Meet Noraa James, the creator of our new Ancestars Collection.
Noraa James is a creator from Norfolk, Virginia presently based in Athens, Georgia. As an Old Dominion University Drawing & Design graduate, Noraa’s work is an exploration into the representation of blackness in its beauty, sublimity and the connectedness of such with the natural elements in and around us, primarily through the scope of afrofuturism and afrosurrealism. Outside of art, Noraa occupies himself by swooning over his wife, listening to and learning music production, anything sci-fi, healthy cooking/eating, intimate and deep conversations, most things eclectic, defining blackness in my own terms, fitness, and alternating between reading a book and the clouds barefoot under a tree at a park.
We sat down with Noraa to discuss his artistic journey, inspirations, motivations and more. Here’s what she had to say:
When and where did your artistic journey begin?
It began in preschool. Instead of proceeding to insert the crayons into my ears or ingest play-doh, I turned it into whatever I imagined in my head. I’ve always had the passion to create (I had a brief stint in competitive sports but I was much more suited for art class). I developed myself to a level that was college ready and just kept going. A few setbacks here and there plus even more victories brought me here with you. After a year of near despondency, I’m more invigorated and inspired than ever and putting more trust into THE ALL being, human design and other studies has brought amazing creative collaboration and commission opportunities my way.
What style of art do you stick to?
Traditional drawing/painting, photography, and graphic design are my daily entanglements but I’ve recently started embracing my passion for music production once I got over this false imposter syndrome. My goal is to create a project that merges visual and audio elements and just put it out there.
Where do you draw inspiration from?
I draw inspiration from my mental meanderings with anything related to the beauty and sublimity of nature on Earth and well beyond it. I’m inspired by melanin, science fiction, mindfulness practices, peace+love+kindness, and music. I actually receive visions from music — if I like it, of course.
Who do you look up to in your industry?
Who I look up to shifts based on the primary medium I focus on. Now that I’m rekindling an obsession with painting, I frequently visit the works of the legends: Basquiat, Keith Haring, George Condo, Kehinde Wiley. Some “newer” artists/designers I really admire are Joshua Mays, Kadir Nelson, Chance Nkosi Gomez, Robin Velghe and all the artists I share space with at our studio, Finley Light Factory. I’ve also been lately floored by the work of Eyvind Earle, most known as a background painter for various Disney projects back in its earlier animation days. Add an underline of Afro Deep House music and I’m in a euphoric state. I could go on.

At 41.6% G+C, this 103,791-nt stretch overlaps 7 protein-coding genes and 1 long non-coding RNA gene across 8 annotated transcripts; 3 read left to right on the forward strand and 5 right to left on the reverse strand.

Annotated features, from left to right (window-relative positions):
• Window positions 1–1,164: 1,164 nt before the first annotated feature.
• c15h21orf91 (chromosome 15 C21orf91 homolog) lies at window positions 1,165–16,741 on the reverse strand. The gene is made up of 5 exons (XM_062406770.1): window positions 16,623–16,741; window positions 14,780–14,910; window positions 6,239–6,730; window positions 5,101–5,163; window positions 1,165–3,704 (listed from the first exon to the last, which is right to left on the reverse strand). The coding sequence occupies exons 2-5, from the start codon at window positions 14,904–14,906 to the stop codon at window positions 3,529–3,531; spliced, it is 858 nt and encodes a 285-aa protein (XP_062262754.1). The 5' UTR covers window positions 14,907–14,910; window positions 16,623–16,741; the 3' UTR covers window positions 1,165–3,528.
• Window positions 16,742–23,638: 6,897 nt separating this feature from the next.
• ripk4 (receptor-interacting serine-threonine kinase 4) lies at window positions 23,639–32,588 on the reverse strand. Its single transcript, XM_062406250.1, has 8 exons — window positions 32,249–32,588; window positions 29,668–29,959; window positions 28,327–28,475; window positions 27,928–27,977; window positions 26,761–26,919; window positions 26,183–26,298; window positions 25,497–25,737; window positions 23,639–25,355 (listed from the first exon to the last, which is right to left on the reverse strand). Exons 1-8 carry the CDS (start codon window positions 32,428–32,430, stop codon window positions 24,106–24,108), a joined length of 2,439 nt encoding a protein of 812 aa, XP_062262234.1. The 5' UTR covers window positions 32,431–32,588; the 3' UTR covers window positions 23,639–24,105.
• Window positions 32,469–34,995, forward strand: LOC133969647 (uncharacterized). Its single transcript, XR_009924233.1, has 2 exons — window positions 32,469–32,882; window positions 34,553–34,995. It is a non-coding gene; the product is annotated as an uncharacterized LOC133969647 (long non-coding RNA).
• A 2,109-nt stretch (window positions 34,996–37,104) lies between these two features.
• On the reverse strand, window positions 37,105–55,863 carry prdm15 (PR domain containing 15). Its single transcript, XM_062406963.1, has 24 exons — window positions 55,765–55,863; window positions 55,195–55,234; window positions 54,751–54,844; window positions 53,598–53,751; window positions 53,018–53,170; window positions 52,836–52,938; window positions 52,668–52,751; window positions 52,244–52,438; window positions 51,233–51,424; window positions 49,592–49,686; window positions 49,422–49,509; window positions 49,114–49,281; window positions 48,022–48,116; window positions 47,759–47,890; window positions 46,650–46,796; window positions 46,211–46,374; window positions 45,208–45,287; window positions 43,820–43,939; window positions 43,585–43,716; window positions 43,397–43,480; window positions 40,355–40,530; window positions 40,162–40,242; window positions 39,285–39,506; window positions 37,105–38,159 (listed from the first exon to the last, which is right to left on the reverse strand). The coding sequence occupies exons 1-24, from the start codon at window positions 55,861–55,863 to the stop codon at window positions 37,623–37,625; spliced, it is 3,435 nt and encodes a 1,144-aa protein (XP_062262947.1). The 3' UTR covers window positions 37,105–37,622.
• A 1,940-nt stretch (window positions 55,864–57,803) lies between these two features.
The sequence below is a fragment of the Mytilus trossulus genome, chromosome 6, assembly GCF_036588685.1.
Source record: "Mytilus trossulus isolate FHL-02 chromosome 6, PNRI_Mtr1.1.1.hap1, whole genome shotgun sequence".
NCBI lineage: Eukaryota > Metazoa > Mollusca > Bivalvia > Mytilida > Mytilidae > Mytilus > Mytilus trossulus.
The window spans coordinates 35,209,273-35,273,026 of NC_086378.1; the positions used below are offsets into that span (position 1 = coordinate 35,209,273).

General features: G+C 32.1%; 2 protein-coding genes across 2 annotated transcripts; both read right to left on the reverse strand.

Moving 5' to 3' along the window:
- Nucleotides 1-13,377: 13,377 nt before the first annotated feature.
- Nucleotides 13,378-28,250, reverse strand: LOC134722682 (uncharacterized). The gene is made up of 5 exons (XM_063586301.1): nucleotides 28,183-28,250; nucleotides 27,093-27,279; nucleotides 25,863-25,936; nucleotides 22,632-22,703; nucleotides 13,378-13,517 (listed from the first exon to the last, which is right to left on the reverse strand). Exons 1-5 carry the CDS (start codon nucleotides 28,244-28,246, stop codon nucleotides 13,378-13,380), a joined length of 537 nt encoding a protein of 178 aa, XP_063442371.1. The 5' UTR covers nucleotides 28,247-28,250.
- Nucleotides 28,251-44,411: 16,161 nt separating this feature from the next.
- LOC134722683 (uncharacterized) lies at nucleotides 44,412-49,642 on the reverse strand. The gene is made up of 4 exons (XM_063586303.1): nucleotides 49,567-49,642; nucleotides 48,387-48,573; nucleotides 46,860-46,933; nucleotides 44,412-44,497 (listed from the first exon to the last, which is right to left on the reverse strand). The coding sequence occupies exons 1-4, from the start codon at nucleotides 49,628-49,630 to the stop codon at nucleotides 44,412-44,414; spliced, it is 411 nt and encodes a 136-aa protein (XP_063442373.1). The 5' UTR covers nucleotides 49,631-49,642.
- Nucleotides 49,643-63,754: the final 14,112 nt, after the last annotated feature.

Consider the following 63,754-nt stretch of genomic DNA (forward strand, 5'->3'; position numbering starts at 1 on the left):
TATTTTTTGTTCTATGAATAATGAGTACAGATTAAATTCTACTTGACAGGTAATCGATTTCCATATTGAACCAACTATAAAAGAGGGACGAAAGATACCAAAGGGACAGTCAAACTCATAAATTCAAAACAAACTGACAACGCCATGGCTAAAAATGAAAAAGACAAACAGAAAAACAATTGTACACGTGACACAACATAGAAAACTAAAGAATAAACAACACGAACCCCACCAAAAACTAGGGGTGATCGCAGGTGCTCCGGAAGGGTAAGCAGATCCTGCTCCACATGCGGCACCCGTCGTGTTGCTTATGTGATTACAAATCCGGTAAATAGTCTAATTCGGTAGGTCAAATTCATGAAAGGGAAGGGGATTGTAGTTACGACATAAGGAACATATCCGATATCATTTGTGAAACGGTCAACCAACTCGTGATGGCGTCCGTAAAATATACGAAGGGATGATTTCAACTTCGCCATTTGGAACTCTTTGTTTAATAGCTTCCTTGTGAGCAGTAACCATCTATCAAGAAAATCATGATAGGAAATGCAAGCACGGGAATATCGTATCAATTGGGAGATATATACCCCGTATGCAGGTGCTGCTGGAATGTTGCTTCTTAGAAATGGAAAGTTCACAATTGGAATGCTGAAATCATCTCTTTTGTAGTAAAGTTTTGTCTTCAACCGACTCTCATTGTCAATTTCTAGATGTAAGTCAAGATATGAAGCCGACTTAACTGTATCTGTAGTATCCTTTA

What training/certifications do you have?
Undergrad in Drawing and Design. Next big goal is to receive certification as a Baptiste Power Yoga instructor at Shakti Power Yoga in Athens, GA.
How did you hear about Yoloha Yoga and why do you identify with us?
I was connected to Yoloha through a close family friend/yoga instructor, Maëlis, who is connected to Keith Golden, an ambassador of the company. I identify with the company from a mutual understanding of our need to be more responsible with our impact on the environment and also more connected to it. I love aligning with companies championing sustainable and eco-friendly practices while also creating beautiful products and providing opportunities creatives.
What motivated you to create this designs?
Sharing the same name to an earlier series of digital manipulation pieces I created under the former pseudonym, SReal, Ancestars (2020) is an imagining of my ancestors as connected constellations among the cosmos, full of peace, compassion and guardianship. I am deeply inspired by ritual masks of various African societies and that is the primary component in how I form the faces of these beings. In this way I attempt to connect representational ancient beings with a space beyond size and time.
Why did you choose the Loveland Foundation?
Black women are the most enduring people I’ve ever personally known because of all the adversity I’ve seen the ones around me push through. Because of this, I believe they deserve to have as much access as possible to mental health resources usually more accessible to other demographics. Loveland Foundation, started by Rachel Cargle, literally provides the resources for women of color to receive healing and support and Loveland has helped hundreds of them since its inception.
What role does yoga play in your life?
Yoga reminds me that the present is all there is and that space is where the feeling of time ceases to exist when I’m completely there. Getting back into my body and being mindful of that understanding is something I revisit regularly throughout my day whether on a yoga mat, in the gym or at the art studio.
What is a mantra that you live by?
“Love All, Trust Few, Fear None” tattooed on my right tricep. “Imparo ancoro”, or “I still learn” as a reminder that I will never have it ALL figured out, which is something I’ve become okay with. Continuously learning with curiosity and wonder keeps life youthful and interesting.
Keep up with Noraa!